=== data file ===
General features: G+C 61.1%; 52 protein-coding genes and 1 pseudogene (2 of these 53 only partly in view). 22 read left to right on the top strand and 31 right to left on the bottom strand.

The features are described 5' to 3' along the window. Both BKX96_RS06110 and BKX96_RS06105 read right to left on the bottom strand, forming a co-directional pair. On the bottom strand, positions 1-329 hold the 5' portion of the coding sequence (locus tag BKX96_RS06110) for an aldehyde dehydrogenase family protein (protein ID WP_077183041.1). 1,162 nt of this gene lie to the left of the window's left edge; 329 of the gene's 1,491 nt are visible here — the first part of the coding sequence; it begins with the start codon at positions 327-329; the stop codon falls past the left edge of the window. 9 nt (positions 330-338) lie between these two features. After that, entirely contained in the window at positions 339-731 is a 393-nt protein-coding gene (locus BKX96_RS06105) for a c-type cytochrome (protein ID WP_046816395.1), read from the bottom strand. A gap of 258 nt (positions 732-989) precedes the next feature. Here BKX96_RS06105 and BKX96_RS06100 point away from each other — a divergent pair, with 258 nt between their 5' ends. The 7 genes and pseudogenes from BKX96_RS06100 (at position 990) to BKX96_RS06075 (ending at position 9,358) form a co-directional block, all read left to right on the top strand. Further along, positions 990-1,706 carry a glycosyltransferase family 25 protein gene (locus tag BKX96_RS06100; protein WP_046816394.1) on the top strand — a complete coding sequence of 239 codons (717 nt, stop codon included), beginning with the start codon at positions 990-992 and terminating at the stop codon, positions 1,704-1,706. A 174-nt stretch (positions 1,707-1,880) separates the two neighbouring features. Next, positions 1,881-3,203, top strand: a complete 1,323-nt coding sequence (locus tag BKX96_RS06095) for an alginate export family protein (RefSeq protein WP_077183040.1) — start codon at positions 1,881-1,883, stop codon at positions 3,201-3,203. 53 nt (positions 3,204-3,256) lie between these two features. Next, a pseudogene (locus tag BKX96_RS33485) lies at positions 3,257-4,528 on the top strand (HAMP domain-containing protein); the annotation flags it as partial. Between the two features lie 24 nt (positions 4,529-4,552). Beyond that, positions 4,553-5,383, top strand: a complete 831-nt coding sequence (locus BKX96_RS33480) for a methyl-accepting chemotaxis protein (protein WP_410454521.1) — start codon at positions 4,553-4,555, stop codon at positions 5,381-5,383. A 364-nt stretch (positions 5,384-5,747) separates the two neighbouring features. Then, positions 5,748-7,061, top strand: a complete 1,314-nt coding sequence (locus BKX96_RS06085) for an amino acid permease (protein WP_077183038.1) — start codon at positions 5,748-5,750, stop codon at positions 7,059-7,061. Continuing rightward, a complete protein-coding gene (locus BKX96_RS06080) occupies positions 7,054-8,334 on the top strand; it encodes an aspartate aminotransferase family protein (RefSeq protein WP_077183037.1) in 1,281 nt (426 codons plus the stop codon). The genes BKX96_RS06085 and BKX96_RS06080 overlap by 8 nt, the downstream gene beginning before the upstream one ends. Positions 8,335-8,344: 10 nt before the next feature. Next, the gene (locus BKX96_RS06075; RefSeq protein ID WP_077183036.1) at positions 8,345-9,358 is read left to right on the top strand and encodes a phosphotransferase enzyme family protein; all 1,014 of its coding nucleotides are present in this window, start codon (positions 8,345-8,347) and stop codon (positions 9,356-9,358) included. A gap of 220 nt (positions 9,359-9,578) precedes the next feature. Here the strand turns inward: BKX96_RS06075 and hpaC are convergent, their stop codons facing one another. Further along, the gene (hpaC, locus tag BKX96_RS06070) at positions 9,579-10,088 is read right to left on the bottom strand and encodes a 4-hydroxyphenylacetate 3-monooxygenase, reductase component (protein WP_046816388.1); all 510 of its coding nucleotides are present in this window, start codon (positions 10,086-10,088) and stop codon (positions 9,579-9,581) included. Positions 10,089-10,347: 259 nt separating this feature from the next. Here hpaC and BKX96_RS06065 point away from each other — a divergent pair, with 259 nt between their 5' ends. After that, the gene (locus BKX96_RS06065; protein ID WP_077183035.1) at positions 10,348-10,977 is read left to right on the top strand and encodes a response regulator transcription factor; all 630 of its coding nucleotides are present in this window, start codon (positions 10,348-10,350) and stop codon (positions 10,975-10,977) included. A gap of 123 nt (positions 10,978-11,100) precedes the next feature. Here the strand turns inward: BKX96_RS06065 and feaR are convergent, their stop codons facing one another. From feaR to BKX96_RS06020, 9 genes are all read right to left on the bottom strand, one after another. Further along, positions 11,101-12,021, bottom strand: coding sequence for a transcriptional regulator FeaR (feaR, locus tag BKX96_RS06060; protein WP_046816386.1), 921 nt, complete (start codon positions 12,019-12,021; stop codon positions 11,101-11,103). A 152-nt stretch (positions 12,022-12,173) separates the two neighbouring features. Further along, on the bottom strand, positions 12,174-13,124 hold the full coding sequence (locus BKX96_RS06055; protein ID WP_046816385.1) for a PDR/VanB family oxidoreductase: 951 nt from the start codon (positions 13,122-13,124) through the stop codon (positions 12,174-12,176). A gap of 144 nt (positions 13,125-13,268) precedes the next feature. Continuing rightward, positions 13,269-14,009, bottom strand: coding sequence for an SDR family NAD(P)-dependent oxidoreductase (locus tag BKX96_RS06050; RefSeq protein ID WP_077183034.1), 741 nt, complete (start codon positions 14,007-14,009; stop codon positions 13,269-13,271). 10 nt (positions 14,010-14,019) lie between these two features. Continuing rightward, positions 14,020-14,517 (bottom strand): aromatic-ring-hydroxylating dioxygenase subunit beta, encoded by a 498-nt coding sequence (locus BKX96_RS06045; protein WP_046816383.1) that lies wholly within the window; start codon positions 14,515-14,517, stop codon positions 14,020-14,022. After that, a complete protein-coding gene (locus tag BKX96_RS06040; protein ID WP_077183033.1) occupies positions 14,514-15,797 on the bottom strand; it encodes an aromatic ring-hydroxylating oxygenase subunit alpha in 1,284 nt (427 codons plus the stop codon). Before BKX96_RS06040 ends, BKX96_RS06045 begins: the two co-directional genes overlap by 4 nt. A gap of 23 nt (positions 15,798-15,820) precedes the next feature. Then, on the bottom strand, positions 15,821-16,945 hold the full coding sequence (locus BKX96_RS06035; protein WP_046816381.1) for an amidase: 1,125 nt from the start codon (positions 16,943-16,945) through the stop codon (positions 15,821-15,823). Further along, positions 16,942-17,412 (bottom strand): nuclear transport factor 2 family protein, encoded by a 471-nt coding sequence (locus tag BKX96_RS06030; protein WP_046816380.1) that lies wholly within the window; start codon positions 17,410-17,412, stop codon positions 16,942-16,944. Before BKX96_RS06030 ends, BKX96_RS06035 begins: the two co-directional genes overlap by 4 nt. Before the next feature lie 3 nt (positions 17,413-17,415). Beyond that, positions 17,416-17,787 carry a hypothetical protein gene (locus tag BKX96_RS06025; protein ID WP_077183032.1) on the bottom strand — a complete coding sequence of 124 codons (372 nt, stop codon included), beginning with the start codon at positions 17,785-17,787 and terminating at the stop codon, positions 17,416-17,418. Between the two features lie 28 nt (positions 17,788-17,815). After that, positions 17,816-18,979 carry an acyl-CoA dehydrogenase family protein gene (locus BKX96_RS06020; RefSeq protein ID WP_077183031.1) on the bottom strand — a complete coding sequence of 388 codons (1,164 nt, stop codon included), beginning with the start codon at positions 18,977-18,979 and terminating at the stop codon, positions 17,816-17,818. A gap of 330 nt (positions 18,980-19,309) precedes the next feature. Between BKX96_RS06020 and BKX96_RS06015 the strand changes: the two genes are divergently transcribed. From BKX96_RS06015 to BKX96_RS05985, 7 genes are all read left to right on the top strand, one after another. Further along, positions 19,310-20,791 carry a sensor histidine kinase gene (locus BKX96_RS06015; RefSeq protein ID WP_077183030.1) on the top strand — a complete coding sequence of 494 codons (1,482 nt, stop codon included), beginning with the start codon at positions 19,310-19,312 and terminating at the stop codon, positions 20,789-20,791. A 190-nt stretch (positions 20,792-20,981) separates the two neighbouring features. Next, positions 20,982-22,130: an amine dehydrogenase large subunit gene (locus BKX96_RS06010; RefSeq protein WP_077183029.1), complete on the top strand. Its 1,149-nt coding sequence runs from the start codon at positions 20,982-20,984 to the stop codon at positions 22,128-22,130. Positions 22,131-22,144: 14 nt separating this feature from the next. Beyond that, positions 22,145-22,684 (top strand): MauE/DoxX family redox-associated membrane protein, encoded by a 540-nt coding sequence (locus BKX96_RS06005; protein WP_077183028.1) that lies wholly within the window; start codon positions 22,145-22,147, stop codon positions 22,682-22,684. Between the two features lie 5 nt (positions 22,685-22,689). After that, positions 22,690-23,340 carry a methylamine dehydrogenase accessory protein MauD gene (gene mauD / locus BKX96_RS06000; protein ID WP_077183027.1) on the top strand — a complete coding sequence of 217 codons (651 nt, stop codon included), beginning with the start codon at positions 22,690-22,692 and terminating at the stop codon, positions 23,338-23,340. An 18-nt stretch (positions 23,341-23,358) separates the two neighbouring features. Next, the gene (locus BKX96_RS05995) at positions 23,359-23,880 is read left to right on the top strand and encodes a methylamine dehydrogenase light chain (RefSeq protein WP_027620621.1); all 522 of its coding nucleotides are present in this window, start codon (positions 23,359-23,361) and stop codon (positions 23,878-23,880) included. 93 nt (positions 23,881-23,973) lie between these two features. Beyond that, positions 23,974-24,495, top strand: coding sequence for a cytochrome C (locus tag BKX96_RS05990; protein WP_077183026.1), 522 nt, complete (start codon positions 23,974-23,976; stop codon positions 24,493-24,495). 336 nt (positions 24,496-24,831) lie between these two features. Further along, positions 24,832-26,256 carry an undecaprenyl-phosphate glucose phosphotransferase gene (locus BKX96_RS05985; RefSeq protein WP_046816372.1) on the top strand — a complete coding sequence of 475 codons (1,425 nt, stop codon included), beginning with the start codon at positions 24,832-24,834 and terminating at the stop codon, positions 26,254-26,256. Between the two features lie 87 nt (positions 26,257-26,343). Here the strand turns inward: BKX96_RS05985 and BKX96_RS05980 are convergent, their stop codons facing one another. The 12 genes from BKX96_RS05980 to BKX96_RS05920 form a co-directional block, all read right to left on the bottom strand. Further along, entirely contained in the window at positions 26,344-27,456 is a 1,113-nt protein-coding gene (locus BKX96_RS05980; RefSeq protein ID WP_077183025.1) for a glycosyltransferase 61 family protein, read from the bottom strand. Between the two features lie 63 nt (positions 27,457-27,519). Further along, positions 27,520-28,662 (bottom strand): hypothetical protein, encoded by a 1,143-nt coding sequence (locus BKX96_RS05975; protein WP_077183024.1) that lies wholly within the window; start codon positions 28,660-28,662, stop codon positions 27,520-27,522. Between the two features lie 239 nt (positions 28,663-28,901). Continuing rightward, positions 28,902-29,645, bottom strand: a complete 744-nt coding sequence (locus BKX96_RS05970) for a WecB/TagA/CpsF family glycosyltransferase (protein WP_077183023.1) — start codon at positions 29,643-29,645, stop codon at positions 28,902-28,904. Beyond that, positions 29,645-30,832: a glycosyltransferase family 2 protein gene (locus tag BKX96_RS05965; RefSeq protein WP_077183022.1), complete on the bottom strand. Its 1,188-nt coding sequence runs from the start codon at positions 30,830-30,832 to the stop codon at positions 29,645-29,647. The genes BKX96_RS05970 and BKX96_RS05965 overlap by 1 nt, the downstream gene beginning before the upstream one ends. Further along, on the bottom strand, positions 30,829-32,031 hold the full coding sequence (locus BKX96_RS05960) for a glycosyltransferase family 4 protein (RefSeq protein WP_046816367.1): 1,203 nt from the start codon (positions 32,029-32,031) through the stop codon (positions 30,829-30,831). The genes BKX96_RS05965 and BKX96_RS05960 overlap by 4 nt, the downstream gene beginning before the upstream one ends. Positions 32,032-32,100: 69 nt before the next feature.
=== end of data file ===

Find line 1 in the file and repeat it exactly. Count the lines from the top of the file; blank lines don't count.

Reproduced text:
General features: G+C 61.1%; 52 protein-coding genes and 1 pseudogene (2 of these 53 only partly in view). 22 read left to right on the top strand and 31 right to left on the bottom strand.